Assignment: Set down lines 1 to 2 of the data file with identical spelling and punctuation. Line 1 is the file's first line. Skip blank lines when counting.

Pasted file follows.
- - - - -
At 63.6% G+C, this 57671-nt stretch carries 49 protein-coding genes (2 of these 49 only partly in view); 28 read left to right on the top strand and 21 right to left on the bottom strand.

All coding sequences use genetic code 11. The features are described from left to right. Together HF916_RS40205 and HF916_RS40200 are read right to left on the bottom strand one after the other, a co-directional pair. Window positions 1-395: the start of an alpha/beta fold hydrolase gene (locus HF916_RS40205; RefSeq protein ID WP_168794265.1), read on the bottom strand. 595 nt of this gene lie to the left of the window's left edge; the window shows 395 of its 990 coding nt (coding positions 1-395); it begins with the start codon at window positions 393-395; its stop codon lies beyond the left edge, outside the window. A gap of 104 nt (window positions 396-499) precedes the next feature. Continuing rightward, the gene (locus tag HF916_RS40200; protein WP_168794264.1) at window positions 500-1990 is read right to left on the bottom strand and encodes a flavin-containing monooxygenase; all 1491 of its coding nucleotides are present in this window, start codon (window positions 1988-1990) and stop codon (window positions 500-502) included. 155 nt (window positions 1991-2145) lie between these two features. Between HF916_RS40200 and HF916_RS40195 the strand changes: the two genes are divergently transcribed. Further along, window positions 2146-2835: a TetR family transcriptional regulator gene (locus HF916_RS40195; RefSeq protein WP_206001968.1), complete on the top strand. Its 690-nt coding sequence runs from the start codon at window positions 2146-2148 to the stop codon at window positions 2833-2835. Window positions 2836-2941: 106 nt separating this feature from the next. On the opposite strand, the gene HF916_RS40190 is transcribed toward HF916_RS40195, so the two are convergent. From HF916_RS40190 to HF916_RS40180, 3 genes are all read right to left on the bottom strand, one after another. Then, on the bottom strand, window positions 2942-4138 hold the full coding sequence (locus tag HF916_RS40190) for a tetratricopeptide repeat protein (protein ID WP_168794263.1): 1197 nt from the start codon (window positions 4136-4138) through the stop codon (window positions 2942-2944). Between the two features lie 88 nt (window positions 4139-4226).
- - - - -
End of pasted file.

At 63.6% G+C, this 57671-nt stretch carries 49 protein-coding genes (2 of these 49 only partly in view); 28 read left to right on the top strand and 21 right to left on the bottom strand.

All coding sequences use genetic code 11. The features are described from left to right. Together HF916_RS40205 and HF916_RS40200 are read right to left on the bottom strand one after the other, a co-directional pair. Window positions 1-395: the start of an alpha/beta fold hydrolase gene (locus HF916_RS40205; RefSeq protein ID WP_168794265.1), read on the bottom strand. 595 nt of this gene lie to the left of the window's left edge; the window shows 395 of its 990 coding nt (coding positions 1-395); it begins with the start codon at window positions 393-395; its stop codon lies beyond the left edge, outside the window. A gap of 104 nt (window positions 396-499) precedes the next feature. Continuing rightward, the gene (locus tag HF916_RS40200; protein WP_168794264.1) at window positions 500-1990 is read right to left on the bottom strand and encodes a flavin-containing monooxygenase; all 1491 of its coding nucleotides are present in this window, start codon (window positions 1988-1990) and stop codon (window positions 500-502) included. 155 nt (window positions 1991-2145) lie between these two features. Between HF916_RS40200 and HF916_RS40195 the strand changes: the two genes are divergently transcribed. Further along, window positions 2146-2835: a TetR family transcriptional regulator gene (locus HF916_RS40195; RefSeq protein WP_206001968.1), complete on the top strand. Its 690-nt coding sequence runs from the start codon at window positions 2146-2148 to the stop codon at window positions 2833-2835. Window positions 2836-2941: 106 nt separating this feature from the next. On the opposite strand, the gene HF916_RS40190 is transcribed toward HF916_RS40195, so the two are convergent. From HF916_RS40190 to HF916_RS40180, 3 genes are all read right to left on the bottom strand, one after another. Then, on the bottom strand, window positions 2942-4138 hold the full coding sequence (locus tag HF916_RS40190) for a tetratricopeptide repeat protein (protein ID WP_168794263.1): 1197 nt from the start codon (window positions 4136-4138) through the stop codon (window positions 2942-2944). Between the two features lie 88 nt (window positions 4139-4226).